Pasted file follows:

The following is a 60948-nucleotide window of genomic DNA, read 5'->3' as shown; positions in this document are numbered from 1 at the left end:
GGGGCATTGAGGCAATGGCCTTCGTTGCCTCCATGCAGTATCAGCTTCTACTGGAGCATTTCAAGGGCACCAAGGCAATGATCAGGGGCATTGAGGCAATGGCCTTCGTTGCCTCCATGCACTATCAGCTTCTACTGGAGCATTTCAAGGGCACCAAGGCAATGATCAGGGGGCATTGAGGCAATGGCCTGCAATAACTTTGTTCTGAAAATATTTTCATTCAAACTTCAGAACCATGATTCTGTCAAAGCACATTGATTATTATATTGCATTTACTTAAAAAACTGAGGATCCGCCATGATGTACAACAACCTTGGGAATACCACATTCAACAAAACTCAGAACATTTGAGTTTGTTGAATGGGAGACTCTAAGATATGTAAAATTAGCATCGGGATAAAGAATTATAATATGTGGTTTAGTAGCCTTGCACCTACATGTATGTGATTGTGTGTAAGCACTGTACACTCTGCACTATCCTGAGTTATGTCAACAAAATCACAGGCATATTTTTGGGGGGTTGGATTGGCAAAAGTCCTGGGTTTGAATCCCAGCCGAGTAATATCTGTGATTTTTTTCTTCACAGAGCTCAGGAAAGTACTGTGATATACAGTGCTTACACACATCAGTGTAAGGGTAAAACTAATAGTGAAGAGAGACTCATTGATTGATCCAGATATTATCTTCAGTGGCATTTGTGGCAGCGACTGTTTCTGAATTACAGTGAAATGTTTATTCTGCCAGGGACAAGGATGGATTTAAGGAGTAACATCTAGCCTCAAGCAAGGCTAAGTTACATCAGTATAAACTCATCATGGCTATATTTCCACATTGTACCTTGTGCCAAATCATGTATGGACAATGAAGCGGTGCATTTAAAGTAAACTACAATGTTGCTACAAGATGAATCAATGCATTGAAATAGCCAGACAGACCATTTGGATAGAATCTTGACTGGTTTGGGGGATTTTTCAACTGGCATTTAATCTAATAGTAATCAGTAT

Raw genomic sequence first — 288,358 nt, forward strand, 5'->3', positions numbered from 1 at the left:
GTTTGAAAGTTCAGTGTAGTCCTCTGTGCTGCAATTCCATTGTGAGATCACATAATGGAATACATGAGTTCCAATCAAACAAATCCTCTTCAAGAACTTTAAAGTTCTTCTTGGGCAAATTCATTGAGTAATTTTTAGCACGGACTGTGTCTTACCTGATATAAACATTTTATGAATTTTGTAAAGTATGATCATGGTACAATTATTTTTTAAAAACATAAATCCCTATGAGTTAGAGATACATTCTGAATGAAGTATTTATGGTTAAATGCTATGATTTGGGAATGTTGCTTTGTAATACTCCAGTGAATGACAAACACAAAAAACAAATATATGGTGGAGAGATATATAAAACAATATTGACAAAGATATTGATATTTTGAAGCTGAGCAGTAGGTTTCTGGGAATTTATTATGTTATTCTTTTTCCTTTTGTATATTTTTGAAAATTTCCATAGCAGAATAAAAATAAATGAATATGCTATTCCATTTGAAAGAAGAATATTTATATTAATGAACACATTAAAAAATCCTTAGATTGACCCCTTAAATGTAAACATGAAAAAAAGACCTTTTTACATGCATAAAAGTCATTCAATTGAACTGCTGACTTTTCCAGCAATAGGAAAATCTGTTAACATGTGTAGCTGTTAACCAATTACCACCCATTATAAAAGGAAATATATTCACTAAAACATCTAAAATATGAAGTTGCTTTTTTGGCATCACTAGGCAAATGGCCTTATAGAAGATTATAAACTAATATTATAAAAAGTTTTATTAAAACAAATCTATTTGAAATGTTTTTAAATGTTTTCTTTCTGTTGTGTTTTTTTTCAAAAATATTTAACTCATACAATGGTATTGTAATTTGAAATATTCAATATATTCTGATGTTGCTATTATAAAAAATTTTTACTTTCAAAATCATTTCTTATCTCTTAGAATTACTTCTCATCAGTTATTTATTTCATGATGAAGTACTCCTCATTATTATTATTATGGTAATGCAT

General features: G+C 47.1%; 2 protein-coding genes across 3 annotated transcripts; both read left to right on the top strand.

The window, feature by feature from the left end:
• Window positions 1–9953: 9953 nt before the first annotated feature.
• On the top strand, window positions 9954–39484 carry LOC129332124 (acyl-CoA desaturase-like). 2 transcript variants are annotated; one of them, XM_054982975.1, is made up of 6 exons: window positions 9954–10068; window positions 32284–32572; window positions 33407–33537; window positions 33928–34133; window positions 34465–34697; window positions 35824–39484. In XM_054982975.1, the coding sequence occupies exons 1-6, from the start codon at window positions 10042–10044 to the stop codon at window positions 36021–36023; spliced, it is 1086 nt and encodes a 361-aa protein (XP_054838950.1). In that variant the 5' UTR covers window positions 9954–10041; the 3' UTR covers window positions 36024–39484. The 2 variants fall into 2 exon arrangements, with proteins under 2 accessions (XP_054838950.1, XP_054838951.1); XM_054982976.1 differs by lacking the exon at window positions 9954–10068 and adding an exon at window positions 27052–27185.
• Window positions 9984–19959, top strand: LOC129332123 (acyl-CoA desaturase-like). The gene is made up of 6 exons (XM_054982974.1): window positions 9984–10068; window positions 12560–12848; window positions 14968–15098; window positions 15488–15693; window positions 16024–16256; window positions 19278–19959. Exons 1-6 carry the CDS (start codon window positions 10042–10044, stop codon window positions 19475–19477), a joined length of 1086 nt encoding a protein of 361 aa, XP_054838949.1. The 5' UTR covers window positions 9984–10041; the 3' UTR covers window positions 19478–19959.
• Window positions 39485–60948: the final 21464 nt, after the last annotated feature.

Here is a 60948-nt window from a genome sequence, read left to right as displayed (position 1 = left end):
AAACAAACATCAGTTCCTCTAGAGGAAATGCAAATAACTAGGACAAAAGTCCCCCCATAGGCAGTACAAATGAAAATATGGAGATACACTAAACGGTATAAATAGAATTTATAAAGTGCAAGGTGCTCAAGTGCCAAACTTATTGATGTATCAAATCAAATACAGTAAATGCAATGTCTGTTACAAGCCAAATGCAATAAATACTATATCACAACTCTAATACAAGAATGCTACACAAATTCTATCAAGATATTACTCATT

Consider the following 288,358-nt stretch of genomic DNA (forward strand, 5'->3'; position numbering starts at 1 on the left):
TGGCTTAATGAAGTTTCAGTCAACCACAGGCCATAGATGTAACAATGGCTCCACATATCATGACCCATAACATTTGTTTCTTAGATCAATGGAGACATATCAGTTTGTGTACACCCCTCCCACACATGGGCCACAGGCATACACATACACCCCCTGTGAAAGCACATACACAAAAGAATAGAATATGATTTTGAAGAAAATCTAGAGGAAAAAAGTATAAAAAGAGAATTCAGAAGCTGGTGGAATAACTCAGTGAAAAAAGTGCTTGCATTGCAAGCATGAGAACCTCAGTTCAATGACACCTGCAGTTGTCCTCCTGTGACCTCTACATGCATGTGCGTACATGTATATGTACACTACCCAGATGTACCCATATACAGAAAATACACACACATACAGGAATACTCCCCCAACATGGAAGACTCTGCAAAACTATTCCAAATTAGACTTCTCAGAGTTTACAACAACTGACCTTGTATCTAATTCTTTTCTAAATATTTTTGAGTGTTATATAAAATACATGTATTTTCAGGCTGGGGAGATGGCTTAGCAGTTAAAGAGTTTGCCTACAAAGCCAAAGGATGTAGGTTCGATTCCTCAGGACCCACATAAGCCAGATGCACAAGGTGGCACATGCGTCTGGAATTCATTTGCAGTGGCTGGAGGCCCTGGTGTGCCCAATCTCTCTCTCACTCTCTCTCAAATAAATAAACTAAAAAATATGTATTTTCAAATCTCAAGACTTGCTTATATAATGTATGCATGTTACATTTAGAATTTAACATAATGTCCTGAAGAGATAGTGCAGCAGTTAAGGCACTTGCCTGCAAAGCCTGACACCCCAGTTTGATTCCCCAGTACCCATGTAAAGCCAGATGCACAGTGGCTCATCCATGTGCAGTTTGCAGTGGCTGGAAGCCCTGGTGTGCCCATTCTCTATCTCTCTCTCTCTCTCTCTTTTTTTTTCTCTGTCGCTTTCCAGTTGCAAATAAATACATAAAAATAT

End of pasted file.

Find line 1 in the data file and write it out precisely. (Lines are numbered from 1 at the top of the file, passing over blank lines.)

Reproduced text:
The following is a 60948-nucleotide window of genomic DNA, read 5'->3' as shown; positions in this document are numbered from 1 at the left end: